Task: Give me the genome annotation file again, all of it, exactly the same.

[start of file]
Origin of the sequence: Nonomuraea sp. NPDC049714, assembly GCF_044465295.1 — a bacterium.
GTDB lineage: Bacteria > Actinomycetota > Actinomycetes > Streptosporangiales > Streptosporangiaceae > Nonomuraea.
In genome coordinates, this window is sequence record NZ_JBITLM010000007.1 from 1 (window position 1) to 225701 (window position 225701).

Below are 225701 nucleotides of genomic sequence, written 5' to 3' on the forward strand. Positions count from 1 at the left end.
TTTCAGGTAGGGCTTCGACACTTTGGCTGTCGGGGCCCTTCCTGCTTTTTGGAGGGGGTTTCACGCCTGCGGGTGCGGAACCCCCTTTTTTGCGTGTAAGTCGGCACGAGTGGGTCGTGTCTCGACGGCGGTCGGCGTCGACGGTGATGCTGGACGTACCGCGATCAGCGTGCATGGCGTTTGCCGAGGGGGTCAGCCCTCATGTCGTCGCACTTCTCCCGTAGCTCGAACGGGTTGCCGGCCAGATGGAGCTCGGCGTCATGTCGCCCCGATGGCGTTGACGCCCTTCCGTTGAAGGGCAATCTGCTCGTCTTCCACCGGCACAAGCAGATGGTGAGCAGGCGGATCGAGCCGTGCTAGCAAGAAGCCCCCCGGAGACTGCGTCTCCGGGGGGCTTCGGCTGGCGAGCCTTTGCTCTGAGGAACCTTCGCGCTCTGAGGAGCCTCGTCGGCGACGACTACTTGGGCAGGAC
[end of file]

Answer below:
Origin of the sequence: Nonomuraea sp. NPDC049714, assembly GCF_044465295.1 — a bacterium.
GTDB lineage: Bacteria > Actinomycetota > Actinomycetes > Streptosporangiales > Streptosporangiaceae > Nonomuraea.
In genome coordinates, this window is sequence record NZ_JBITLM010000007.1 from 1 (window position 1) to 225701 (window position 225701).

Below are 225701 nucleotides of genomic sequence, written 5' to 3' on the forward strand. Positions count from 1 at the left end.
TTTCAGGTAGGGCTTCGACACTTTGGCTGTCGGGGCCCTTCCTGCTTTTTGGAGGGGGTTTCACGCCTGCGGGTGCGGAACCCCCTTTTTTGCGTGTAAGTCGGCACGAGTGGGTCGTGTCTCGACGGCGGTCGGCGTCGACGGTGATGCTGGACGTACCGCGATCAGCGTGCATGGCGTTTGCCGAGGGGGTCAGCCCTCATGTCGTCGCACTTCTCCCGTAGCTCGAACGGGTTGCCGGCCAGATGGAGCTCGGCGTCATGTCGCCCCGATGGCGTTGACGCCCTTCCGTTGAAGGGCAATCTGCTCGTCTTCCACCGGCACAAGCAGATGGTGAGCAGGCGGATCGAGCCGTGCTAGCAAGAAGCCCCCCGGAGACTGCGTCTCCGGGGGGCTTCGGCTGGCGAGCCTTTGCTCTGAGGAACCTTCGCGCTCTGAGGAGCCTCGTCGGCGACGACTACTTGGGCAGGAC